I also happened to add a brief description in the “Theme Description” field, plus added my business name under “Author” and my main website under “Author URI.” Everything else I left at their default values (including the check boxes you’ll see when you scroll further down the page).

Click the “Generate” button (green arrow).

This will automatically start a download of a zip file containing your child theme. You can keep the filename as it appears (red arrow in the above image). Click “Save” to save the file to your computer (blue arrow).

A zip file will be downloaded to your computer. In the downloads bar at the bottom of your browser, click the arrow next to the finished download (green arrow) and click “Show in folder” (red arrow) to bring up the downloaded zip file in your File Explorer window (if you’re using Windows – on MAC, bring up the download in your File Explorer).

Keep this File Explorer window open and the zip file that contains your child theme selected (green arrow) – we will need this in an upcoming step.

Return to WordPress and navigate to the “Themes” section under Appearance (red arrow in the image above). Click the “Add New” button towards the top of the Themes work area (blue arrow).

In the “Add Themes” work area, you’ll see a box in the middle of the window with a button labeled “Choose File” (red arrow). You can either click this button and select the zip file we just downloaded for the child theme, or open the File Explorer window we navigated to earlier and drag and drop the zip file anywhere inside this box.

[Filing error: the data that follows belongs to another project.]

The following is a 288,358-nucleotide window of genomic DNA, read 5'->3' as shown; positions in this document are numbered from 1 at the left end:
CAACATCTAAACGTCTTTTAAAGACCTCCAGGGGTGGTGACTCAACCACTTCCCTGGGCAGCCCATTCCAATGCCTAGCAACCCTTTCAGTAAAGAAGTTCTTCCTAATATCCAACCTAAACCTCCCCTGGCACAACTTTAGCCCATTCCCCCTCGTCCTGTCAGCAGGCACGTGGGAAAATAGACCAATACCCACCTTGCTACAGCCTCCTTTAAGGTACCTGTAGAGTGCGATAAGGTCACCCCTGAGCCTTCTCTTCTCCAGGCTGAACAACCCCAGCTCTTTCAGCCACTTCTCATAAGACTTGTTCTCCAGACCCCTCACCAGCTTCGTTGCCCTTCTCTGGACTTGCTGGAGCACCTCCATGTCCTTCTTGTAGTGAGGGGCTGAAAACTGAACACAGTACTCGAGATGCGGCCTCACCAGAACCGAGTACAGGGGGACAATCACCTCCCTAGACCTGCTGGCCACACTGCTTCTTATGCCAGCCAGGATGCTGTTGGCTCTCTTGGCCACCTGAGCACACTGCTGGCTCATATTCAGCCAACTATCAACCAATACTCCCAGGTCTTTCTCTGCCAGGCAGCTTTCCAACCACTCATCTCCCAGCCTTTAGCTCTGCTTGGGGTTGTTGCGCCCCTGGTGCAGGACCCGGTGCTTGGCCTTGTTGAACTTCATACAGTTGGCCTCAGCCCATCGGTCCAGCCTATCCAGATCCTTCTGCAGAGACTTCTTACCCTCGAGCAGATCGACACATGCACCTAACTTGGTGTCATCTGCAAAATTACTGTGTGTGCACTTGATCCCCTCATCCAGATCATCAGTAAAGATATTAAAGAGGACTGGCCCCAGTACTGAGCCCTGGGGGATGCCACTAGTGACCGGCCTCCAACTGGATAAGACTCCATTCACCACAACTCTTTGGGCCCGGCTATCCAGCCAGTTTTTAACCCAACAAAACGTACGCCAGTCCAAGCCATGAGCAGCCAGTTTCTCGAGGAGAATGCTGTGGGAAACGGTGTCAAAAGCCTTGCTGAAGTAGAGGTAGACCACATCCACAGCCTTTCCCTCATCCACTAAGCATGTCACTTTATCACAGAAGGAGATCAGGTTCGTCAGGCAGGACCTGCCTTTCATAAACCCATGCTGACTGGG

In this photo above, you can see I dragged the zip file directly over the box and released my mouse.

You’ll now see your theme file listed inside the box (green arrow), and an “Install Now” button appears (red arrow). Click “Install Now” to begin the installation of the child theme.

You’ll be taken to a new window and your child theme will begin installing to your site. Give the installation some time and don’t refresh the page while it’s installing (it can break your site). Once the child theme install has completed, you’ll see a message stating “Theme installed successfully.” (outlined in green in the above image).

Below this success message is a link labeled “Activate.” Click this link to activate the child theme on your site.

Once the theme is successfully activated, you’ll be taken back to the “Themes” work area. A message will display on the top that reads “New Theme activated. (outlined in green in the above image). You’ll see the first theme listed is now what appears to be a blank theme – denoted by the checkerboard background, which usually represents transparency in the design world. At the bottom of this theme preview you’ll see it says “Active: TwentyTwentyThree-child” (red arrow).

This means you have successfully installed a child theme! The transparent theme preview represents the fact that your child theme only holds theme customizations, and all the other styling and design elements are displayed in the parent theme (in this case the “TwentyTwentyThree” theme). Make sure you do not delete the parent theme as this will screw up your site. Additionally, make sure you keep the parent theme up to date (for security reasons) by clicking any update links/notifications that appear for the theme.

You can preview your current site with the child theme enabled by clicking the “Visit site” link that appears in the success message (blue arrow in the image above).

In this case, you’ll see my site simply displays as the default TwentyTwentyThree theme (my parent theme – I did not make any changes to the TwentyTwentyThree theme before I started this tutorial). That means the child theme has successfully installed!

That’s it for this tutorial. You can check out my other WordPress help articles on my site, or take a deeper dive into WordPress with my WordPress for Beginners 2023 – No Code WordPress Masterclass.